Church of St Meilig , Llowes, Wye Valley, Powys, Wales
Photos and report by Mike Slocombe, May 2006
Llowes Church is in the Diocese of Swansea and Brecon, in the community of Glasbury in the county of Powys.
This attractive church lies in the centre of Llowes village (alongside the main A 438 Hereford to Brecon road), with the parish being made up of valley land and upland pasture.
St Meilig reputedly strutted in from Clydeside c.650 AD and founded a clas here, with the the Taxatio of 1291 refering to 'Ecclesia de Lewas' on the site.
Little is known of the medieval structures on the site, with only the lower stage of the tower remaining after the nave and chancel were entirely rebuilt in 1853-5 by W. J. Worthington.
Church of St Meilig , Llowes
Churches of the Middle Wye Valley
In Victorian times, the church would have been mainly serving the families of those working on the land - such as shepherds, tenants, labourers or farm servants - as well as local craftsmen and tradesmen.
The census figures show a declining population for the village throughout the later part of the 19th century:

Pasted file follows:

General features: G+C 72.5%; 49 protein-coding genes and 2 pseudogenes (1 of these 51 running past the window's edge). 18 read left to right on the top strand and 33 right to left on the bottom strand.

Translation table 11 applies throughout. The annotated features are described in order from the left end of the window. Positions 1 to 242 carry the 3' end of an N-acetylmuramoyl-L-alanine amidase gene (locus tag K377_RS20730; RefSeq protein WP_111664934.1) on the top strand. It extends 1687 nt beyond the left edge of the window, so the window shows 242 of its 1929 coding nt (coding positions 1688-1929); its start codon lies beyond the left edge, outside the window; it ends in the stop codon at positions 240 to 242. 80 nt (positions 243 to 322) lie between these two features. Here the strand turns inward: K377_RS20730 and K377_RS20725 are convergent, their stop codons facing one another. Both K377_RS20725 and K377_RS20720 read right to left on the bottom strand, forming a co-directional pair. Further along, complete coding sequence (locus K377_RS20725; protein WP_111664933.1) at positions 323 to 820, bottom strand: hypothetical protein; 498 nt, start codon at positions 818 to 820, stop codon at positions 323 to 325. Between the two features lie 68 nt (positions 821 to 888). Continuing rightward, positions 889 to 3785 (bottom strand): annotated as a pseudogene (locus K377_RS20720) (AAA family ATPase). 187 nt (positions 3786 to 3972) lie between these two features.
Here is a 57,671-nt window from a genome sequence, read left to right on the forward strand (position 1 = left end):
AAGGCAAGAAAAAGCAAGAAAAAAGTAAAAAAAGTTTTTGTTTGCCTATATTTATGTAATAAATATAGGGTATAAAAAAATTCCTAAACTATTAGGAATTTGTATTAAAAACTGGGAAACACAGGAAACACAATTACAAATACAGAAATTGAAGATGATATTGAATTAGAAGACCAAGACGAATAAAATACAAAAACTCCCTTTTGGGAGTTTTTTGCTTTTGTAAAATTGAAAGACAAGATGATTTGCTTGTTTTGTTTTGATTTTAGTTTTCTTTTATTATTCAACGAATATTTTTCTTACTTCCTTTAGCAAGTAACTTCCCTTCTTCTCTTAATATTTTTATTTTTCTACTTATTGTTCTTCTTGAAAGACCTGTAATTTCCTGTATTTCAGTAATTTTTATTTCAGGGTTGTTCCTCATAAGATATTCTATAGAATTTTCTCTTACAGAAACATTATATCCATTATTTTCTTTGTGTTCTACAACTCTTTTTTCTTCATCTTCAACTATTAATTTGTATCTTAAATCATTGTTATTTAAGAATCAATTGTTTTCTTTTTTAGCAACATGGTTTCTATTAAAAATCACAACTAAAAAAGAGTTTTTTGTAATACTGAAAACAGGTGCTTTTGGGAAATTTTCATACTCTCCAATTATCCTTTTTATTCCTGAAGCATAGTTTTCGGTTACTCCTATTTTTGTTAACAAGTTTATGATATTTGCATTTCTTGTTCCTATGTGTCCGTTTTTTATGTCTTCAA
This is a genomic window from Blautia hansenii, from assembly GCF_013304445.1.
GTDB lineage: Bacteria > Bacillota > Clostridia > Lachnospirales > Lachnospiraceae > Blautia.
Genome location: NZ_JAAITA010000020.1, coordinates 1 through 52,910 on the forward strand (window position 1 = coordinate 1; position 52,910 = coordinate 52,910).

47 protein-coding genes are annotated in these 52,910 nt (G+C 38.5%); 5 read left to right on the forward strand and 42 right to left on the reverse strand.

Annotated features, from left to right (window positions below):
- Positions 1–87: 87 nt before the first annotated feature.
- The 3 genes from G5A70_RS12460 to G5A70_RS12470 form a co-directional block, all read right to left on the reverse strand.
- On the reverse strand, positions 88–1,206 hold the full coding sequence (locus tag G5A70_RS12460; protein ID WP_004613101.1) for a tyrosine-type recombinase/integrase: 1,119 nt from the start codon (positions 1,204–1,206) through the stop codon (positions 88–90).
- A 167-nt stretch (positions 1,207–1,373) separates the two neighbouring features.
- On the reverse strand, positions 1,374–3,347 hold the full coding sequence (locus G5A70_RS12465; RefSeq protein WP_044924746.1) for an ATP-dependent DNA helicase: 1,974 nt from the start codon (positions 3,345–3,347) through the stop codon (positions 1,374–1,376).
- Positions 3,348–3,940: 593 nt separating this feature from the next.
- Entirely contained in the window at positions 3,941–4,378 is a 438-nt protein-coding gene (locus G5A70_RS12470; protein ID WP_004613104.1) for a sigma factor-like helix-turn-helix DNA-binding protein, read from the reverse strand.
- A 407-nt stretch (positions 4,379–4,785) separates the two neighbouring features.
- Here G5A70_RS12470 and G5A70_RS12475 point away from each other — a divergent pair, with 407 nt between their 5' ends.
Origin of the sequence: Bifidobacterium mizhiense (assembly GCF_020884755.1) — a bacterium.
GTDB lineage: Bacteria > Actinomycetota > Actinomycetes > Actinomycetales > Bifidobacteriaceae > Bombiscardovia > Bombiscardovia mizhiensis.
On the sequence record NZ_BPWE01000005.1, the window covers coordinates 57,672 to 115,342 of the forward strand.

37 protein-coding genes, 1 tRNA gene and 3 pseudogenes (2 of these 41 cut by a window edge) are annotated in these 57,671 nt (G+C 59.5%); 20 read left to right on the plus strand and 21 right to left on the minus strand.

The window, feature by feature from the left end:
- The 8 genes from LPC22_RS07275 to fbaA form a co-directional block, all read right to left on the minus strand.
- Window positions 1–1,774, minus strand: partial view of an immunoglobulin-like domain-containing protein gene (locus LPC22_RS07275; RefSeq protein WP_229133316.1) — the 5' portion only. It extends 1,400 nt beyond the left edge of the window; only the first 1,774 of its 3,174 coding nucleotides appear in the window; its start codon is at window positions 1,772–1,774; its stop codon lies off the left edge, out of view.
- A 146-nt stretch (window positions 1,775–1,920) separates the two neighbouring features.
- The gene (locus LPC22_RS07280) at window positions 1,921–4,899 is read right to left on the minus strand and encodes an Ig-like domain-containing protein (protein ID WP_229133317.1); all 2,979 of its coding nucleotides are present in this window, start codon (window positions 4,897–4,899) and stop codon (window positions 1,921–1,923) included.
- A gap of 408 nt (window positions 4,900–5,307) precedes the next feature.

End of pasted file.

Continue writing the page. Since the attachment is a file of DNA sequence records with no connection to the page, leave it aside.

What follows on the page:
1841 - 390 people
1851 - 359
1861 - 324
1871 - 321
1881 - 312
1891 - 267
1901 - 218
The church is still used weekly for Worship - check their website for service times:
Llowes church is made up of a nave and narrower chancel, a south porch, a west tower and a vestry adjoining the north side of the chancel.
Inside the church - which is open for private prayer - can be seen the ancient St. Meilig's Cross Slab, standing over 7 ft in height and weighing 3.5 tons.
Also inside can be found 7th century and 11th century Celtic crosses.
Still in use for burials, the medium-sized churchyard is set close to the edge of the Wye Valley terrace, with a small stream nearby.
A view inside the church.
The Victorian porch and a sundial bearing the inscription 'The gift of John Williams B.D., Vicar of this parish 1810' with the pillar carrying the plaque recording its erection in 1954 to the memory of Kilvert.
A final view of the church, looking north-east.